The added profit component in fix-and-flip is the profit you can build into the deal through your renovation or repair function. Of course this requires accurate estimation of two variables. The less complex variable is the value of the home after all of the work, or the ARV, After Repair Value. Using the real estate agent’s CRM, Comparative Market Analysis, approach, it’s not a very complex process to determine the ARV of the home.
When a fix-and-flip deal doesn’t yield the profit margin expected, it’s almost always the other more complex variable, the costs to rehab the property. You know the price you can buy for and a very close estimate of the closing costs. You know a reasonably accurate ARV from your market analysis. The complexity in this investment approach is in the estimate of the time it will take and the costs of repair and rehab. Time is considered as a cost due to the interest you may be paying on borrowed money.
Some fix-and-flip investors have cultivated trusted relationships with their sub-contractors, and they can count on their estimates of cost and factor that into their deal analysis. However, you may be taking the more common approach of making your own repair and rehab estimates. At the very least you’re doing this estimation to determine if you even want to bother your sub-contractors to chip in their thoughts and skills.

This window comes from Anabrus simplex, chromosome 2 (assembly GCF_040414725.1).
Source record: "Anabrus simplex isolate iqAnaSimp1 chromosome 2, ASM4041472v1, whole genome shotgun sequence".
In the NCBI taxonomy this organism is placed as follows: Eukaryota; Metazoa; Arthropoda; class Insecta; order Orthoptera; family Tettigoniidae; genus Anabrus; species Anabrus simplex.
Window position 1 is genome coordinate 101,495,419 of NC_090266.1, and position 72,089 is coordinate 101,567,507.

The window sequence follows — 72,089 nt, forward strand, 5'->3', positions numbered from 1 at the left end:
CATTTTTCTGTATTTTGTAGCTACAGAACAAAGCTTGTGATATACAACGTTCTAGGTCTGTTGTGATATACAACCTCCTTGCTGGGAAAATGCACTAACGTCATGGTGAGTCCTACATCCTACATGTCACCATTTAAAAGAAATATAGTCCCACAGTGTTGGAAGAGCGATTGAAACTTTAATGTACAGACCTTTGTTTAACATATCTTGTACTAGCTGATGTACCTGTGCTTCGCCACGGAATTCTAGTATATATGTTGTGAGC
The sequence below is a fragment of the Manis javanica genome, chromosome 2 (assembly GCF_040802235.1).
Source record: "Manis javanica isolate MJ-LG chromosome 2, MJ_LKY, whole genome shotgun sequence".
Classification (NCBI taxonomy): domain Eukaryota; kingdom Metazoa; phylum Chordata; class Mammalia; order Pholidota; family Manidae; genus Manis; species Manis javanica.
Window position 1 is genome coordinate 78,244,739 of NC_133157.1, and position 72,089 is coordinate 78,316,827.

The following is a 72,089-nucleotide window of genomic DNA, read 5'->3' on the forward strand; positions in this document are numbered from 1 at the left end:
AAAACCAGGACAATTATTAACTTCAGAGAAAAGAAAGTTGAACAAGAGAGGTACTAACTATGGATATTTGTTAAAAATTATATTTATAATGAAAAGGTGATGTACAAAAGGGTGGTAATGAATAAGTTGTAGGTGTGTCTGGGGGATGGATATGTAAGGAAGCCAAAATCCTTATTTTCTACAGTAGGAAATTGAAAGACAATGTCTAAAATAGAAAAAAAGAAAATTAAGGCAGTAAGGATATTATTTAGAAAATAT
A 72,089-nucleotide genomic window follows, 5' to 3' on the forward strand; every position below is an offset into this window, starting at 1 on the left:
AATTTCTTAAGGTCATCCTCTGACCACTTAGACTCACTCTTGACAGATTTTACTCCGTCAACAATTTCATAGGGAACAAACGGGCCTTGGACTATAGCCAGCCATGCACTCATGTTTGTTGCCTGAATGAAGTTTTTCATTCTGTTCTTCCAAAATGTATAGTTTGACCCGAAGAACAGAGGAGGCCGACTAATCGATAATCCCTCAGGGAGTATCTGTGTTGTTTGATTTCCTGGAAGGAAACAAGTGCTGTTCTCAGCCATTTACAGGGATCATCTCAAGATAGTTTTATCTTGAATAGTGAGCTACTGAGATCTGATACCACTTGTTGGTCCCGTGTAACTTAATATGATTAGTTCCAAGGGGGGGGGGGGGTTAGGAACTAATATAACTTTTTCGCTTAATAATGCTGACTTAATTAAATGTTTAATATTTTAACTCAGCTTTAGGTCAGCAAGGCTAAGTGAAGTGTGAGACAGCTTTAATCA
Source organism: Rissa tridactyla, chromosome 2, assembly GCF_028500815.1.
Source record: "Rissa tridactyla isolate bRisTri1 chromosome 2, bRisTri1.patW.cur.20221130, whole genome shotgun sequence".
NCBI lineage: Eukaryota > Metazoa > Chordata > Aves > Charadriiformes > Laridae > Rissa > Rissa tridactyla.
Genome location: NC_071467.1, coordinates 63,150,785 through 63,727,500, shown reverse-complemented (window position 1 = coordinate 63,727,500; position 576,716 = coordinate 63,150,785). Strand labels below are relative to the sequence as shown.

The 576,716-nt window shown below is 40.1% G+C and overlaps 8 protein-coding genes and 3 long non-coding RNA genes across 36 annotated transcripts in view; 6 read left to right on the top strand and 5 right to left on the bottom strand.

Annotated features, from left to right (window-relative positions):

Only a tiny portion of an iceberg in relation to its total bulk is visible above the water line. Costs for property rehab can be like that. If there is wall damage, it may not be a wall problem; rather it may be a roof leak in the wall. Floor tile cracks can be hiding slab problems. Roof or foundation issues are some of the most expensive to correct, so always keep that iceberg in mind when you’re evaluating a property for fix-and-flip.
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